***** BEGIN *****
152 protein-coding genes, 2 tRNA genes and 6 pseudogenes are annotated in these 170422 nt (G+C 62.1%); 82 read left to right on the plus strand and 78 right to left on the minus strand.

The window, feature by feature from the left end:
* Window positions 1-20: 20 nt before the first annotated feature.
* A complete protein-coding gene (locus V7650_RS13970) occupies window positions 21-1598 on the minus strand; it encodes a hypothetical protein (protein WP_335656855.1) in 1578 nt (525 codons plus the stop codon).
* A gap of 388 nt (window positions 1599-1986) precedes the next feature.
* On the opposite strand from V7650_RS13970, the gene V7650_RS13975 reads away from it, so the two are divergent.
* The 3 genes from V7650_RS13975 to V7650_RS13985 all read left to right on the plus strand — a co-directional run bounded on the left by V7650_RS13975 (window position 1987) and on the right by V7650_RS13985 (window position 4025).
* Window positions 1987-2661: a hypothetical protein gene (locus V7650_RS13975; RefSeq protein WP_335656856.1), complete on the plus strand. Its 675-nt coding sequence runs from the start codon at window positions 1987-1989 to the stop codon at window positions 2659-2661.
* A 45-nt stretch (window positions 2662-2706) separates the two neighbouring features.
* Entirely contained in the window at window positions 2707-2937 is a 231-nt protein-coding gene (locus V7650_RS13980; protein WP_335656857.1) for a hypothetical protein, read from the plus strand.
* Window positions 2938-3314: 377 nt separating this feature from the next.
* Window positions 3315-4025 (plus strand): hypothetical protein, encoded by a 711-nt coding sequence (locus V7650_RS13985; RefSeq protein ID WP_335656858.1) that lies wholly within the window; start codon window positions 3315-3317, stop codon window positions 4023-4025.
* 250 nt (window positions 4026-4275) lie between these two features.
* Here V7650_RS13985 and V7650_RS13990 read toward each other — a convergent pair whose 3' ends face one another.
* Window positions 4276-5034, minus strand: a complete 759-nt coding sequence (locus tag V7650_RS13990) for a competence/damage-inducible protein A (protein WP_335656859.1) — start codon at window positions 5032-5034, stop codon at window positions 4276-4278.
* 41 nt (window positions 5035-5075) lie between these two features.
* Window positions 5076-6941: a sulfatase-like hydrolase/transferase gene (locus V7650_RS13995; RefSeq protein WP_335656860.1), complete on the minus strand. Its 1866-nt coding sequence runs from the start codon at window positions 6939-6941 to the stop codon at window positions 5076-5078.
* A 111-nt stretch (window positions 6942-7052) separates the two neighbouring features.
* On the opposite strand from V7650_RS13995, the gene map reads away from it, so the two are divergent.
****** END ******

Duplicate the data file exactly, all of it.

152 protein-coding genes, 2 tRNA genes and 6 pseudogenes are annotated in these 170422 nt (G+C 62.1%); 82 read left to right on the plus strand and 78 right to left on the minus strand.

The window, feature by feature from the left end:
* Window positions 1-20: 20 nt before the first annotated feature.
* A complete protein-coding gene (locus V7650_RS13970) occupies window positions 21-1598 on the minus strand; it encodes a hypothetical protein (protein WP_335656855.1) in 1578 nt (525 codons plus the stop codon).
* A gap of 388 nt (window positions 1599-1986) precedes the next feature.
* On the opposite strand from V7650_RS13970, the gene V7650_RS13975 reads away from it, so the two are divergent.
* The 3 genes from V7650_RS13975 to V7650_RS13985 all read left to right on the plus strand — a co-directional run bounded on the left by V7650_RS13975 (window position 1987) and on the right by V7650_RS13985 (window position 4025).
* Window positions 1987-2661: a hypothetical protein gene (locus V7650_RS13975; RefSeq protein WP_335656856.1), complete on the plus strand. Its 675-nt coding sequence runs from the start codon at window positions 1987-1989 to the stop codon at window positions 2659-2661.
* A 45-nt stretch (window positions 2662-2706) separates the two neighbouring features.
* Entirely contained in the window at window positions 2707-2937 is a 231-nt protein-coding gene (locus V7650_RS13980; protein WP_335656857.1) for a hypothetical protein, read from the plus strand.
* Window positions 2938-3314: 377 nt separating this feature from the next.
* Window positions 3315-4025 (plus strand): hypothetical protein, encoded by a 711-nt coding sequence (locus V7650_RS13985; RefSeq protein ID WP_335656858.1) that lies wholly within the window; start codon window positions 3315-3317, stop codon window positions 4023-4025.
* 250 nt (window positions 4026-4275) lie between these two features.
* Here V7650_RS13985 and V7650_RS13990 read toward each other — a convergent pair whose 3' ends face one another.
* Window positions 4276-5034, minus strand: a complete 759-nt coding sequence (locus tag V7650_RS13990) for a competence/damage-inducible protein A (protein WP_335656859.1) — start codon at window positions 5032-5034, stop codon at window positions 4276-4278.
* 41 nt (window positions 5035-5075) lie between these two features.
* Window positions 5076-6941: a sulfatase-like hydrolase/transferase gene (locus V7650_RS13995; RefSeq protein WP_335656860.1), complete on the minus strand. Its 1866-nt coding sequence runs from the start codon at window positions 6939-6941 to the stop codon at window positions 5076-5078.
* A 111-nt stretch (window positions 6942-7052) separates the two neighbouring features.
* On the opposite strand from V7650_RS13995, the gene map reads away from it, so the two are divergent.